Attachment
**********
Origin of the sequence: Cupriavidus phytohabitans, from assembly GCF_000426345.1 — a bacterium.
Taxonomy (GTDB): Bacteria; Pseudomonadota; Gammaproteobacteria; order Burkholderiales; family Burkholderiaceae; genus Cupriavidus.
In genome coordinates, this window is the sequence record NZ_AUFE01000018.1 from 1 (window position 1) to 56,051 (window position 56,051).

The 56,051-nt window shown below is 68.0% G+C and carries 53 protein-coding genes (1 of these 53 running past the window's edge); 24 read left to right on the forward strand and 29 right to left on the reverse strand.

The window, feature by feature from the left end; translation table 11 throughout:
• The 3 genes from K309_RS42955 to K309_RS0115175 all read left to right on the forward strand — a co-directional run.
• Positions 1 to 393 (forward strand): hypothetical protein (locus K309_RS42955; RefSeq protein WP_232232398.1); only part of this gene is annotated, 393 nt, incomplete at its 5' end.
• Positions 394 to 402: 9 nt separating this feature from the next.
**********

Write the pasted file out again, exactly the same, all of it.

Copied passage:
Origin of the sequence: Cupriavidus phytohabitans, from assembly GCF_000426345.1 — a bacterium.
Taxonomy (GTDB): Bacteria; Pseudomonadota; Gammaproteobacteria; order Burkholderiales; family Burkholderiaceae; genus Cupriavidus.
In genome coordinates, this window is the sequence record NZ_AUFE01000018.1 from 1 (window position 1) to 56,051 (window position 56,051).

The 56,051-nt window shown below is 68.0% G+C and carries 53 protein-coding genes (1 of these 53 running past the window's edge); 24 read left to right on the forward strand and 29 right to left on the reverse strand.

The window, feature by feature from the left end; translation table 11 throughout:
• The 3 genes from K309_RS42955 to K309_RS0115175 all read left to right on the forward strand — a co-directional run.
• Positions 1 to 393 (forward strand): hypothetical protein (locus K309_RS42955; RefSeq protein WP_232232398.1); only part of this gene is annotated, 393 nt, incomplete at its 5' end.
• Positions 394 to 402: 9 nt separating this feature from the next.